NGOs in constructivist international relations theory

Authored by: Christopher Marc Lilyblad

Routledge Handbook of NGOs and International Relations

Print publication date:  April  2019
Online publication date:  April  2019

Print ISBN: 9781138285507
eBook ISBN: 9781315268927
Adobe ISBN:

10.4324/9781315268927-9

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Abstract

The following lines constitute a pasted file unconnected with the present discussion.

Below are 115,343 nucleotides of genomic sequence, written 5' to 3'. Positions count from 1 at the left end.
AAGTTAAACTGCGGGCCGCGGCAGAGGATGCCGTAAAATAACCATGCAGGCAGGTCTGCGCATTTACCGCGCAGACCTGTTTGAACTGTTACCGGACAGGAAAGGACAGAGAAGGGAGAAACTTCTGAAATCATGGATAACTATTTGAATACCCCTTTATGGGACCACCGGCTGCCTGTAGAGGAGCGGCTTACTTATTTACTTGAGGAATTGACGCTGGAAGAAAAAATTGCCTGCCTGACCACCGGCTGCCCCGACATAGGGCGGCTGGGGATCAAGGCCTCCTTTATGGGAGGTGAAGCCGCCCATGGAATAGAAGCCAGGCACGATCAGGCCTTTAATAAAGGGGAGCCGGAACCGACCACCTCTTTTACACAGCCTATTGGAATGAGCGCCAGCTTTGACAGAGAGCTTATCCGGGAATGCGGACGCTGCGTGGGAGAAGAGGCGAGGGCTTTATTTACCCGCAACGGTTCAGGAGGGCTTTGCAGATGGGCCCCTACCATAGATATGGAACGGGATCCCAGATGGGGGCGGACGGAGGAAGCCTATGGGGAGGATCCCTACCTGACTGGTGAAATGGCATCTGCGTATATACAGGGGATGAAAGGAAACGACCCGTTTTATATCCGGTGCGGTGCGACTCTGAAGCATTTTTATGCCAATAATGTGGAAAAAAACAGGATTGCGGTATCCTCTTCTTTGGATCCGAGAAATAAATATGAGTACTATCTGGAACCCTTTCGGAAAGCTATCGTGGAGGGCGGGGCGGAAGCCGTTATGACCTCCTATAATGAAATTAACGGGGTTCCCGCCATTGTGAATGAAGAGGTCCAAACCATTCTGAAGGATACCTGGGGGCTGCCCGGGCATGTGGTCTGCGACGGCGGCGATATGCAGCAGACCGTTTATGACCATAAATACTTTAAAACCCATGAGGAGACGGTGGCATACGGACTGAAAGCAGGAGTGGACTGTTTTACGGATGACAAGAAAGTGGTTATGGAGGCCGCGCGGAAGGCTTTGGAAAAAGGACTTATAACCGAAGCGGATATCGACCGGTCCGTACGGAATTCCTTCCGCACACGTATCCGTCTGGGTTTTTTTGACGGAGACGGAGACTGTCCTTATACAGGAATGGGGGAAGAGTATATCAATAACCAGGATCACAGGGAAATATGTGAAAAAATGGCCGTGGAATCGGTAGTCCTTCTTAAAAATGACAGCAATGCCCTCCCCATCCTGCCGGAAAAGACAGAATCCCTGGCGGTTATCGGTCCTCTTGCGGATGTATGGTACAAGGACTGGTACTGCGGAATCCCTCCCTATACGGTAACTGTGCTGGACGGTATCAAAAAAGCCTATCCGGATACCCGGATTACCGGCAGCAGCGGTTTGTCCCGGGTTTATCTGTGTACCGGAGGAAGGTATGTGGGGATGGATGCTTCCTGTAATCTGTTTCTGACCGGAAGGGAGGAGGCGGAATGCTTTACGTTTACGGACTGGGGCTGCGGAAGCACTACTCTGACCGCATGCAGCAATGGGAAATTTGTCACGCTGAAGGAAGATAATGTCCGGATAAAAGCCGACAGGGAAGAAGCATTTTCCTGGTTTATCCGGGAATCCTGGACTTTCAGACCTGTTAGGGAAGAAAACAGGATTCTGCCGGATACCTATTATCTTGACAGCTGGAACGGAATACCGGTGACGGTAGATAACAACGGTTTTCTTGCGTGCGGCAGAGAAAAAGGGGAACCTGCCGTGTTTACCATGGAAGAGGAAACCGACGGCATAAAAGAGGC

Non-governmental organizations, or NGOs, generally do not fall into the “armed” or “violent” non-state actor category. On the contrary, most NGOs reject violence as a matter of principle. Since contemporary NGOs clearly lack recourse to coercive practices through the organization, not to mention monopolization, of organized violence, it would certainly be difficult to imagine NGOs as true powerbrokers in a structural (neo-)realist world of material power distributions and imbalances. Similarly, though some NGOs, especially those established by private philanthropists, wield significant financial resources and corresponding leverage over weaker states or even intergovernmental organizations (IGOs), 1 the vast majority of NGOs are not-for-profits seemingly in constant search of funding. Accordingly, NGOs are neither drivers of complex interdependence, nor major stakeholders in international institutions optimized for mutual economic gain. NGOs are thus often relegated to a rather marginal status in both liberal-institutional and realist IR theory.

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